Your doctor will determine the extent of your myeloma by staging the disease according to how much myeloma is in your body. Staging helps your doctor predict the myeloma's progression and develop a treatment plan.
Doctors use one of two staging systems: the Durie-Salmon Staging System or the newer International Staging System. Doctors also use the terms smoldering myeloma or asymptomatic myeloma to describe the disease when its presence is minimal with little evidence of progression.
Durie-Salmon Staging System
The Durie-Salmon Staging System calculates the myeloma stage by measuring:
- Hemoglobin concentration
- Level of blood calcium
- Presence of bone lesions on imaging studies to determine the extent of the myeloma
- Amount of the M protein in the blood and urine
- Level of kidney function
International Staging System
The International Staging System calculates the myeloma stage by measuring levels of two proteins in the blood:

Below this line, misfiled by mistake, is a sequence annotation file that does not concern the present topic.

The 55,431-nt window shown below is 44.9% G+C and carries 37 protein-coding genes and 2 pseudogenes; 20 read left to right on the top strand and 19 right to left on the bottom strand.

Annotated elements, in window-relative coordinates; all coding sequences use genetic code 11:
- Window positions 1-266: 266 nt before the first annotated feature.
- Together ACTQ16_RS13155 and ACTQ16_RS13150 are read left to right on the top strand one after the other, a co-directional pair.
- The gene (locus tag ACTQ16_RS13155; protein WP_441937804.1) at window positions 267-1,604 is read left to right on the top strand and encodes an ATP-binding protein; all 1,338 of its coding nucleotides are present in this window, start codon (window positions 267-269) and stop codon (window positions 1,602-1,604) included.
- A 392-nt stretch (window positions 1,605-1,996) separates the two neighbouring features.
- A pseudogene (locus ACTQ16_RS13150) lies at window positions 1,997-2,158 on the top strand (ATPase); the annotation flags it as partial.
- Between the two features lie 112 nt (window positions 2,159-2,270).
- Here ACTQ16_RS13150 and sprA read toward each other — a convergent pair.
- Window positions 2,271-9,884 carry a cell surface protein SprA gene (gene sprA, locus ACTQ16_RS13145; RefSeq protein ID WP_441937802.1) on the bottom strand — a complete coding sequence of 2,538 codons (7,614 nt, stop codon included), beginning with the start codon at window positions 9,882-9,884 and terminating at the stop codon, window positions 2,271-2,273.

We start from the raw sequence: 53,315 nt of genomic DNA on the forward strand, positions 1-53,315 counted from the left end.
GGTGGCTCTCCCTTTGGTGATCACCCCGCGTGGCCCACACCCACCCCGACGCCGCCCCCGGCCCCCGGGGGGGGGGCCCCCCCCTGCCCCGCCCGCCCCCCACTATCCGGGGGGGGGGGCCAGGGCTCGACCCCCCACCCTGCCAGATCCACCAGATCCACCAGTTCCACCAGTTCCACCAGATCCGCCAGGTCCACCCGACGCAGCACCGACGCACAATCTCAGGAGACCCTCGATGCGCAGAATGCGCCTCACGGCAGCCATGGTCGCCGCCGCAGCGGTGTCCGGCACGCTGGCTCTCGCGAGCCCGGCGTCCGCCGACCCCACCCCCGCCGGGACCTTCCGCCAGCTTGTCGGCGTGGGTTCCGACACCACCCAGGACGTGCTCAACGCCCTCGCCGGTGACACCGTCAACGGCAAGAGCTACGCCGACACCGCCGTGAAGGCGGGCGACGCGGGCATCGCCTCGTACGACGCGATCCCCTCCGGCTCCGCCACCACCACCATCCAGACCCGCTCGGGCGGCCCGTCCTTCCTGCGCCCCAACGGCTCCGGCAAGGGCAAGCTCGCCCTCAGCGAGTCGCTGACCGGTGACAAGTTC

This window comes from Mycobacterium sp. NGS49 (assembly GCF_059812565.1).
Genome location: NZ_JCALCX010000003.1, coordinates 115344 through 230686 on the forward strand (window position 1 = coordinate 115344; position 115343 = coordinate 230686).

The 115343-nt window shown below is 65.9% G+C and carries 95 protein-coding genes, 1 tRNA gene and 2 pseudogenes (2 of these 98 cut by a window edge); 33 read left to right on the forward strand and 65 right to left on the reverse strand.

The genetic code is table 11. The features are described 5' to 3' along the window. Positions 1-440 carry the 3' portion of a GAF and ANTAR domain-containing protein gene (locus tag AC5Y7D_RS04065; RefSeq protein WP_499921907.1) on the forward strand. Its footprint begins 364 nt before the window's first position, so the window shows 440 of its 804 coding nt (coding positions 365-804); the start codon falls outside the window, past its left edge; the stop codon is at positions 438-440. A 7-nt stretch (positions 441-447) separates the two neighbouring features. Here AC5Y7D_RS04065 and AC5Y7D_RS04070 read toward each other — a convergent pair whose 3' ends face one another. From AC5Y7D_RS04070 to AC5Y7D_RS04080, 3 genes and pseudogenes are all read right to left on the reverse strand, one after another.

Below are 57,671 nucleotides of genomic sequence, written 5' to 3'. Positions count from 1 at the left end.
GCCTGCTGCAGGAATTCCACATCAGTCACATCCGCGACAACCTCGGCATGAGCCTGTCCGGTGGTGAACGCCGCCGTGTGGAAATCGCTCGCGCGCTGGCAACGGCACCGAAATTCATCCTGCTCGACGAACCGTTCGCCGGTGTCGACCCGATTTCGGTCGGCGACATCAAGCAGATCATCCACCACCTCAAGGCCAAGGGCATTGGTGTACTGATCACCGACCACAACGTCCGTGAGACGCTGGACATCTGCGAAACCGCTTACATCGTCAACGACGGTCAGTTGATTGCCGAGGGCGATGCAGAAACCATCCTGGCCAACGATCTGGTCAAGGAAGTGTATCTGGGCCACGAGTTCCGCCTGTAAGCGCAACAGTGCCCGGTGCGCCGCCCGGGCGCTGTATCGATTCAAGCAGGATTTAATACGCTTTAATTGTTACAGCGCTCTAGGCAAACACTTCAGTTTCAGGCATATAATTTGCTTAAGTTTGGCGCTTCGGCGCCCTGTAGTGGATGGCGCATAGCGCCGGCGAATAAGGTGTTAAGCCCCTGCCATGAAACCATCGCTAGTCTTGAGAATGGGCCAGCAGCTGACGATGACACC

In treatment planning, doctors also consider other factors. The general health of the patient, the presence of other significant diseases such as heart disease or diabetes, the presence of kidney disease, other findings that influence the patient’s tolerance to treatment, and the risk of treatment-induced difficulties are all considered when doctors are making treatment decisions, including whether to treat and what approach to take.
- Download or order The Leukemia & Lymphoma Society's free booklet, Myeloma.